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Second Presbyterian Church
Life Span: 1852-1871
Location: NE Corner of Washington Street and Wabash Avenue
Architect: James Renwick
The Second Presbyterian Church was built of grey oil stone in 1852. Its architect was James Renwick, the designer of St. Patrick’s Cathedral in New York and of “The Castle,” the original building of the Smithsonian Institution in Washington.
The growth of the membership of this Church in 1858 was especially memorable, there having been added to the church-roll nearly one hundred persons, making a total of five hundred and eighty-seven since the organization of the Church. The church-building, on the corner of Wabash Avenue and Washington Street, was regarded at that time as one of the finest in the West. It was constructed of bituminous limestone, and was known as the “spotted church,” on account of the exudations from the stone of the dark-colored, crude petroleum. By the profane, it was known as the “Church of the Holy Zebra.”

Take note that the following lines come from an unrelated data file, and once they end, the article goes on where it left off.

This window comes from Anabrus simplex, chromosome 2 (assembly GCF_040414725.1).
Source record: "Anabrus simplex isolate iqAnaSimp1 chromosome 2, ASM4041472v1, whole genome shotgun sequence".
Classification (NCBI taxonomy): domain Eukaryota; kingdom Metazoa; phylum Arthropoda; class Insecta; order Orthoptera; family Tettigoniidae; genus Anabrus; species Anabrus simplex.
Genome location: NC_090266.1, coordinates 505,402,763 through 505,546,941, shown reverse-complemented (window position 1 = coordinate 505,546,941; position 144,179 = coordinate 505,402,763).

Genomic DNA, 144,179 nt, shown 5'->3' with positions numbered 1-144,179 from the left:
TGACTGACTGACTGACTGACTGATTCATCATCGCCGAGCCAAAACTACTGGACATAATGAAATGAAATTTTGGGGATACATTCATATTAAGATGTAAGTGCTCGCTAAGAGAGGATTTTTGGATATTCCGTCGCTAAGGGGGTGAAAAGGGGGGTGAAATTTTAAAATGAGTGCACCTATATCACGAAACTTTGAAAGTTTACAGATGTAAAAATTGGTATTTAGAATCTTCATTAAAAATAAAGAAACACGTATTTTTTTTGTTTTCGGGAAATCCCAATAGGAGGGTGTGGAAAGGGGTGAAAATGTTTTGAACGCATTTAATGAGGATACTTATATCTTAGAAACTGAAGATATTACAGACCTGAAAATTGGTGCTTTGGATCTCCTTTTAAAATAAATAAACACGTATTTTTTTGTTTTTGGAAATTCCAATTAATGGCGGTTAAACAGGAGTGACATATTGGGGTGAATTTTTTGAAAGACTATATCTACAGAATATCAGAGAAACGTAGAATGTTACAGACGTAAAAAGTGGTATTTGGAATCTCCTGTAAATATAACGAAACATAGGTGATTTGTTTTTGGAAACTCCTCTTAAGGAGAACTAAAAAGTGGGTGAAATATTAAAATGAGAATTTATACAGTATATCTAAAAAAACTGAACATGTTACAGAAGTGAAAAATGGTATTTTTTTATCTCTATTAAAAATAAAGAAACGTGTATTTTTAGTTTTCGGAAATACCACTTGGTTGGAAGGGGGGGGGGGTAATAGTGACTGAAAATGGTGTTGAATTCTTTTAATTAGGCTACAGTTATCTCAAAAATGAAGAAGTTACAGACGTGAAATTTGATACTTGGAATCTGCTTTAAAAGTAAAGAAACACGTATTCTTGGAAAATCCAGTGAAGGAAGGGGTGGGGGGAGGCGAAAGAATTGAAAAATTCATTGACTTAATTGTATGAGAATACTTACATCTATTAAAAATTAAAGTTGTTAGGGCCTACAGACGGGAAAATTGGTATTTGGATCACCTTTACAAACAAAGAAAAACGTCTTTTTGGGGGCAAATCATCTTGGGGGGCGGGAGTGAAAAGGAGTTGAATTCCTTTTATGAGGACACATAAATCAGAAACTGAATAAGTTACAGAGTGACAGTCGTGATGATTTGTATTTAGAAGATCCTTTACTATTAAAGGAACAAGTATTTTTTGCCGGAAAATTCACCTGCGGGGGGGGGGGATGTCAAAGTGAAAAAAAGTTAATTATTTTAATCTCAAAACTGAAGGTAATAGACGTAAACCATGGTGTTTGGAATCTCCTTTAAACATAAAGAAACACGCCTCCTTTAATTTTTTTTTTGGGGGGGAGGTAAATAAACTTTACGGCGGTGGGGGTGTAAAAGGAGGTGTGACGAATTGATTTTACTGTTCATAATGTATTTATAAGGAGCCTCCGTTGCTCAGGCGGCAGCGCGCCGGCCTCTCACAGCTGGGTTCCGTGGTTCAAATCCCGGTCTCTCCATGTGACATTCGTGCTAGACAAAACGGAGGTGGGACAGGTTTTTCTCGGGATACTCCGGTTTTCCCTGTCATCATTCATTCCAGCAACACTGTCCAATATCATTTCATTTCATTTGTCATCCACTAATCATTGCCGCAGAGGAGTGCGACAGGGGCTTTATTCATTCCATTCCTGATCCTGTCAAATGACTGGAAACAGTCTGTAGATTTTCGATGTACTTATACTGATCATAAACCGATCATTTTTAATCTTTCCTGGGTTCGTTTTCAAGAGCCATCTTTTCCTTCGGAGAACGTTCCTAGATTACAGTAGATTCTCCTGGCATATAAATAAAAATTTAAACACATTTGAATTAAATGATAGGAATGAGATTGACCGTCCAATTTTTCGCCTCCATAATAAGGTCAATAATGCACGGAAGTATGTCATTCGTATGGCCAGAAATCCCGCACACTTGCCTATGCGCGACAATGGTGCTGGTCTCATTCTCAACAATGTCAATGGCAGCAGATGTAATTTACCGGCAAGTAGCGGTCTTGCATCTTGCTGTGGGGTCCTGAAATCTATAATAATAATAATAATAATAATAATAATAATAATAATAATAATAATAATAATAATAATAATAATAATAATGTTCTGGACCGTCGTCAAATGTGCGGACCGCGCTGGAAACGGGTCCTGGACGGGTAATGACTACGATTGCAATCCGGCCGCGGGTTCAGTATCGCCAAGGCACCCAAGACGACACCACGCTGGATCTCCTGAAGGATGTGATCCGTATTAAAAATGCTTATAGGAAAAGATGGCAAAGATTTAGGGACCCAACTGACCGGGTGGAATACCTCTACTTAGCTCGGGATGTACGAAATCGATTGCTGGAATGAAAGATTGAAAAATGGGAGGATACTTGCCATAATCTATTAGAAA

Like Crosby’s Opera House, it was lost in the fire. Unlike Crosby’s, it was rebuilt, though not in the same place. It moved to its current site at 1936 South Michigan, close to the Prairie Avenue neighborhood where several of its wealthy parishioners lived.